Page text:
|The iconic image of YA 'whitewashing': Liar by Justine Larbalestier|
"Since I’ve told publishing friends how upset I am with my Liar cover, I have been hearing anecdotes from every single house about how hard it is to push through covers with people of colour on them. Editors have told me that their sales departments say black covers don’t sell. Sales reps have told me that many of their accounts won’t take books with black covers. Booksellers have told me that they can’t give away YAs with black covers. Authors have told me that their books with black covers are frequently not shelved in the same part of the library as other YA—they’re exiled to the Urban Fiction section—and many bookshops simply don’t stock them at all."This is what Justine Larbalestier, the author of psychology thriller Liar, said about the whitewashing of her novel cover. Due to requests from Larbalestier and readers, it was eventually changed to one depicting an African-American girl which better reflects the nationality of the story's protagonist, but still the question remains--why did this happen at all?
|Larbalestier and Brennan's recent novel, Team Human, depicting an Asian model on the cover|
- Caucasian persons--72.4%
- Latino/Hispanic persons--16.3%
- African-American persons--12.6%
- Asian persons--4.8%
- Caucasian persons--90%
- Latino/Hispanic persons--14%
- African-American persons--1.2%
- Asian persons--1.4%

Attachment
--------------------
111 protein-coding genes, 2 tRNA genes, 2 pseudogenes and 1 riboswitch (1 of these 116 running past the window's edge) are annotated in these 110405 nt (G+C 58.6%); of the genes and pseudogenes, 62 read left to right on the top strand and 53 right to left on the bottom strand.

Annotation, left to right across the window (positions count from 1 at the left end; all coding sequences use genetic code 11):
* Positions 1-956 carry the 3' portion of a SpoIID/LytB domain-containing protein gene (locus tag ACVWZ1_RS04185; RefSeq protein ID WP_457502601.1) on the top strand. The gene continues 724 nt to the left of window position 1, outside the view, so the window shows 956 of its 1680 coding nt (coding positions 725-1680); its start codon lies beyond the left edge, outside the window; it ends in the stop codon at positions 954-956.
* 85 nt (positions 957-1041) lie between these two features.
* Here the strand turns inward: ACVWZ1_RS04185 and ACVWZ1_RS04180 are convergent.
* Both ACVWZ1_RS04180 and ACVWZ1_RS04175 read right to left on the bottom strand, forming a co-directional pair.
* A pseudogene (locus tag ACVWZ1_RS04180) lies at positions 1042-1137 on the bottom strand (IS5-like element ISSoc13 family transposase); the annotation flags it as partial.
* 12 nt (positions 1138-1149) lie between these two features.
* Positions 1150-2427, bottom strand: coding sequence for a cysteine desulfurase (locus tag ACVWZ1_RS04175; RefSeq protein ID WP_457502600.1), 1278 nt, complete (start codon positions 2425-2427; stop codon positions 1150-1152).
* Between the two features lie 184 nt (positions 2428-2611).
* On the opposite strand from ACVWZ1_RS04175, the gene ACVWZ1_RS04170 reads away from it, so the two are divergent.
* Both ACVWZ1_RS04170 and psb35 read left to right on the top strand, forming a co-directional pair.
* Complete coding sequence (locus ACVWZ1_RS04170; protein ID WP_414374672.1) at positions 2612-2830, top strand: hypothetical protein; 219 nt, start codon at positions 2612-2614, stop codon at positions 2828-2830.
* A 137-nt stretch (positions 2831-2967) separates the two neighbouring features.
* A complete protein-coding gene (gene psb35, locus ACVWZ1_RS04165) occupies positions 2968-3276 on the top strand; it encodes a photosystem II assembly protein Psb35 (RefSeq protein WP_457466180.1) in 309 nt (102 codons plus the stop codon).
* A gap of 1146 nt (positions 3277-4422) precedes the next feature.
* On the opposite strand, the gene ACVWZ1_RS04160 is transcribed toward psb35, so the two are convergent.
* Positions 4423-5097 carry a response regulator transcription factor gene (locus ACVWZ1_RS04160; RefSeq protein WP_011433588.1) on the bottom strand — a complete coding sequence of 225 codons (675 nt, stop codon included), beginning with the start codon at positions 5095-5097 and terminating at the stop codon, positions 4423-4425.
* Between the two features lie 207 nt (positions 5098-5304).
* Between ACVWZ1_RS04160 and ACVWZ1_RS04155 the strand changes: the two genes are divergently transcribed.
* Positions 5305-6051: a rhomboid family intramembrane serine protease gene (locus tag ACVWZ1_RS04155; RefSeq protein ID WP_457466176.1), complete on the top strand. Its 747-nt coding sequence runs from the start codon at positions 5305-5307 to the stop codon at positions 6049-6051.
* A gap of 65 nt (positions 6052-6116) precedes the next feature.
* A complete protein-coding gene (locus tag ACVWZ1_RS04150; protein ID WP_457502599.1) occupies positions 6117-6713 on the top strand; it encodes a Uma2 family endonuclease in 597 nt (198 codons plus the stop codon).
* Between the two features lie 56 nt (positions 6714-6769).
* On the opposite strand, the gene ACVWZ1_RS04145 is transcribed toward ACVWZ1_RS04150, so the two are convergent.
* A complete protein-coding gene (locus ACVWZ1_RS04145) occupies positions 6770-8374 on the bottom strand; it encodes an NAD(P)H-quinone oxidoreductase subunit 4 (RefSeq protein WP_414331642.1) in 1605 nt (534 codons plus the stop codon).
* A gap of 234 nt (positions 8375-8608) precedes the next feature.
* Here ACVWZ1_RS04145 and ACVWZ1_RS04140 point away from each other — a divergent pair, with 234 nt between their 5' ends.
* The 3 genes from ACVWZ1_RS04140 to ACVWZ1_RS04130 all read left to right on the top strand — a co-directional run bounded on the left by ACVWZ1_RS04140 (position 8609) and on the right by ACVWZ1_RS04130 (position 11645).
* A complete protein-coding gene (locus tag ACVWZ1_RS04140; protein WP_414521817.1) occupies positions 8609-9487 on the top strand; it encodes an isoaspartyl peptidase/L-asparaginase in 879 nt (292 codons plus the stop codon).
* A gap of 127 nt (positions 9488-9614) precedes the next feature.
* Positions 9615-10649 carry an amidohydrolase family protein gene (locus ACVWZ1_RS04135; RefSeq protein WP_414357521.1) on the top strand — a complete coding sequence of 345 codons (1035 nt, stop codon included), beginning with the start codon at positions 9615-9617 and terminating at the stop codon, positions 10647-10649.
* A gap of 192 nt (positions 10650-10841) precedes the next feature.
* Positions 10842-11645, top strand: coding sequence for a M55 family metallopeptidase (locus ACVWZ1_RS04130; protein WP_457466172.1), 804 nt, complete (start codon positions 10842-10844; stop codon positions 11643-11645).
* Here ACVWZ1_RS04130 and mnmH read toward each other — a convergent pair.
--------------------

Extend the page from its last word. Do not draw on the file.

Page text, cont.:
|Image taken from Kate Hart's post|
I understand, completely understand, that stories with Caucasian protagonists would have Caucasian models on the front covers. It just makes sense. But what about stories with Asian main characters? What happens to them?
Julie Kagawa's The Immortal Rules is the perfect example. While I loved the story, as I talk about in my review, why is Alison Sekemoto, a girl of Asian descent, portrayed by a white person on the cover? Because it will sell better, even though the practice of doing this is racist and, more importantly, morally wrong?
|The features are undeniably Caucasian|
I acknowledge that these opinions are coming from an Australian Caucasian teenager and I accept that there are many, many people who have different ideas.
I acknowledge that publishers do what they need to do for money and a living.
I acknowledge that we must be tolerant of each other, and the diversity is what makes humans so fascinating and different.
I acknowledge that Caucasians, as a race, have committed morally unjust acts in the past and present.
I acknowledge that this post is not only about the 'whitewashing' of YA covers but a reflection of racism and the human race as a whole.
Opinions? Please feel free to discuss below.